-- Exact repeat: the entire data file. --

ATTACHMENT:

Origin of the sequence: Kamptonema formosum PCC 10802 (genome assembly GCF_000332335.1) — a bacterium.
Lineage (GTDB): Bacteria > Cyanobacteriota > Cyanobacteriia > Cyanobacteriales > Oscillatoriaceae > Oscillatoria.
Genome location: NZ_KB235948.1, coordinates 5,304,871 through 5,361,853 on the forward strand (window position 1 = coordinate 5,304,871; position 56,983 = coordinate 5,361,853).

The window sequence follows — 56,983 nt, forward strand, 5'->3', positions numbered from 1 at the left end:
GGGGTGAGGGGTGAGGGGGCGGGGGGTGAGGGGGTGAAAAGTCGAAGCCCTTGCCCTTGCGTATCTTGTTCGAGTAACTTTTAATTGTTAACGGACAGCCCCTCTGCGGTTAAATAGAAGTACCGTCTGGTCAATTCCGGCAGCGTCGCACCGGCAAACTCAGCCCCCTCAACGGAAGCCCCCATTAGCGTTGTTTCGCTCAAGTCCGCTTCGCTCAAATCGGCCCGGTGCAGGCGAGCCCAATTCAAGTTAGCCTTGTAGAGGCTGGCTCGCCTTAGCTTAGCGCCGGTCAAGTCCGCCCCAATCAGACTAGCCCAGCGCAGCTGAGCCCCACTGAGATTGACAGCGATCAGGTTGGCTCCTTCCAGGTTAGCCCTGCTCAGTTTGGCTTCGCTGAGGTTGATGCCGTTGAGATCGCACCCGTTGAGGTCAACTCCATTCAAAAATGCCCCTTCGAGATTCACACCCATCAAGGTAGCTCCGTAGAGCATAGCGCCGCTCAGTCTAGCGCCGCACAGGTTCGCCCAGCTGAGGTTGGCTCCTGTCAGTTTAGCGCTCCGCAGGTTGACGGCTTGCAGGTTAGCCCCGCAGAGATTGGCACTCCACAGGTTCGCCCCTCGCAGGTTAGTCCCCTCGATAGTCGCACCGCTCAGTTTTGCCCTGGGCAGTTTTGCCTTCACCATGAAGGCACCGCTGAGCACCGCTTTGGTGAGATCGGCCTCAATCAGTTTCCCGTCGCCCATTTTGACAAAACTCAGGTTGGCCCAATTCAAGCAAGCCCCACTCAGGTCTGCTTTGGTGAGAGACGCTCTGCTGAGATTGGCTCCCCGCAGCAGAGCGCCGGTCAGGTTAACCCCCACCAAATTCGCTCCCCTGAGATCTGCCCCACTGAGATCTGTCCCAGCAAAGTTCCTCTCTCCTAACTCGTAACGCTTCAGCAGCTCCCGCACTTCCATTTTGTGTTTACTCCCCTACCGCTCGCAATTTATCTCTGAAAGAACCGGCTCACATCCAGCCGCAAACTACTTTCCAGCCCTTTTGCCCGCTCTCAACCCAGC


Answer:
Origin of the sequence: Kamptonema formosum PCC 10802 (genome assembly GCF_000332335.1) — a bacterium.
Lineage (GTDB): Bacteria > Cyanobacteriota > Cyanobacteriia > Cyanobacteriales > Oscillatoriaceae > Oscillatoria.
Genome location: NZ_KB235948.1, coordinates 5,304,871 through 5,361,853 on the forward strand (window position 1 = coordinate 5,304,871; position 56,983 = coordinate 5,361,853).

The window sequence follows — 56,983 nt, forward strand, 5'->3', positions numbered from 1 at the left end:
GGGGTGAGGGGTGAGGGGGCGGGGGGTGAGGGGGTGAAAAGTCGAAGCCCTTGCCCTTGCGTATCTTGTTCGAGTAACTTTTAATTGTTAACGGACAGCCCCTCTGCGGTTAAATAGAAGTACCGTCTGGTCAATTCCGGCAGCGTCGCACCGGCAAACTCAGCCCCCTCAACGGAAGCCCCCATTAGCGTTGTTTCGCTCAAGTCCGCTTCGCTCAAATCGGCCCGGTGCAGGCGAGCCCAATTCAAGTTAGCCTTGTAGAGGCTGGCTCGCCTTAGCTTAGCGCCGGTCAAGTCCGCCCCAATCAGACTAGCCCAGCGCAGCTGAGCCCCACTGAGATTGACAGCGATCAGGTTGGCTCCTTCCAGGTTAGCCCTGCTCAGTTTGGCTTCGCTGAGGTTGATGCCGTTGAGATCGCACCCGTTGAGGTCAACTCCATTCAAAAATGCCCCTTCGAGATTCACACCCATCAAGGTAGCTCCGTAGAGCATAGCGCCGCTCAGTCTAGCGCCGCACAGGTTCGCCCAGCTGAGGTTGGCTCCTGTCAGTTTAGCGCTCCGCAGGTTGACGGCTTGCAGGTTAGCCCCGCAGAGATTGGCACTCCACAGGTTCGCCCCTCGCAGGTTAGTCCCCTCGATAGTCGCACCGCTCAGTTTTGCCCTGGGCAGTTTTGCCTTCACCATGAAGGCACCGCTGAGCACCGCTTTGGTGAGATCGGCCTCAATCAGTTTCCCGTCGCCCATTTTGACAAAACTCAGGTTGGCCCAATTCAAGCAAGCCCCACTCAGGTCTGCTTTGGTGAGAGACGCTCTGCTGAGATTGGCTCCCCGCAGCAGAGCGCCGGTCAGGTTAACCCCCACCAAATTCGCTCCCCTGAGATCTGCCCCACTGAGATCTGTCCCAGCAAAGTTCCTCTCTCCTAACTCGTAACGCTTCAGCAGCTCCCGCACTTCCATTTTGTGTTTACTCCCCTACCGCTCGCAATTTATCTCTGAAAGAACCGGCTCACATCCAGCCGCAAACTACTTTCCAGCCCTTTTGCCCGCTCTCAACCCAGC